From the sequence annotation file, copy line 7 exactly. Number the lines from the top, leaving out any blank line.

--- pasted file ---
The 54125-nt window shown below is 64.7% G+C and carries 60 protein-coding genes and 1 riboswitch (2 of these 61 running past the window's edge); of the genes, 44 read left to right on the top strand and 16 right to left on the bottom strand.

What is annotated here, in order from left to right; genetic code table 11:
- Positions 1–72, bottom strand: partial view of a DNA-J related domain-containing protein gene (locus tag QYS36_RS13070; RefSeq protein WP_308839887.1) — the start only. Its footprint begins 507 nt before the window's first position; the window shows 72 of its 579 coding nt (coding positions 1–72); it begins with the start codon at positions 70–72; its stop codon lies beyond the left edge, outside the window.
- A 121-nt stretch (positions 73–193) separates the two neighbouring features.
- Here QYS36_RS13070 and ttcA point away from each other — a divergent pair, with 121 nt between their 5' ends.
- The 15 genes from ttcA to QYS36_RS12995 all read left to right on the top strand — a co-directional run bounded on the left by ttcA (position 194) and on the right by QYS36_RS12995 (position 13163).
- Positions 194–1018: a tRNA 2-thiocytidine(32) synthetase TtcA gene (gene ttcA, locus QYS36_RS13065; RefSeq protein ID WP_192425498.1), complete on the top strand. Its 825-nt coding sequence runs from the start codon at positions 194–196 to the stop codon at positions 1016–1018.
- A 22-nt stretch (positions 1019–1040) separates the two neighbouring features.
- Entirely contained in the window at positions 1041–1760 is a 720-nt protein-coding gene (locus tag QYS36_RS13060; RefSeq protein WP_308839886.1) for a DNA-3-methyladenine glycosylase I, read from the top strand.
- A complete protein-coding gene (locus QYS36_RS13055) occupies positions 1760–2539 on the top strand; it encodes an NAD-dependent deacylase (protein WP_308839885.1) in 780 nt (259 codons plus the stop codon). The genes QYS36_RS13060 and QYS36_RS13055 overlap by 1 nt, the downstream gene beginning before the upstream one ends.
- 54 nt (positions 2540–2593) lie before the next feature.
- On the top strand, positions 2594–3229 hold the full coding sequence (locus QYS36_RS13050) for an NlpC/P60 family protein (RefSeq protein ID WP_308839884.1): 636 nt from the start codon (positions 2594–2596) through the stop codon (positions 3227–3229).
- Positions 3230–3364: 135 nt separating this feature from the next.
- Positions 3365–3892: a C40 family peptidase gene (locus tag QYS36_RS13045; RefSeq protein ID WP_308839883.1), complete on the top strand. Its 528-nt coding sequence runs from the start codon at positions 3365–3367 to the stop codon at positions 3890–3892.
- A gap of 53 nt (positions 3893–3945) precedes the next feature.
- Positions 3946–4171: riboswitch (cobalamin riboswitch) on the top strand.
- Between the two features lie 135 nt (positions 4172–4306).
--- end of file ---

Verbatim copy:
- Positions 194–1018: a tRNA 2-thiocytidine(32) synthetase TtcA gene (gene ttcA, locus QYS36_RS13065; RefSeq protein ID WP_192425498.1), complete on the top strand. Its 825-nt coding sequence runs from the start codon at positions 194–196 to the stop codon at positions 1016–1018.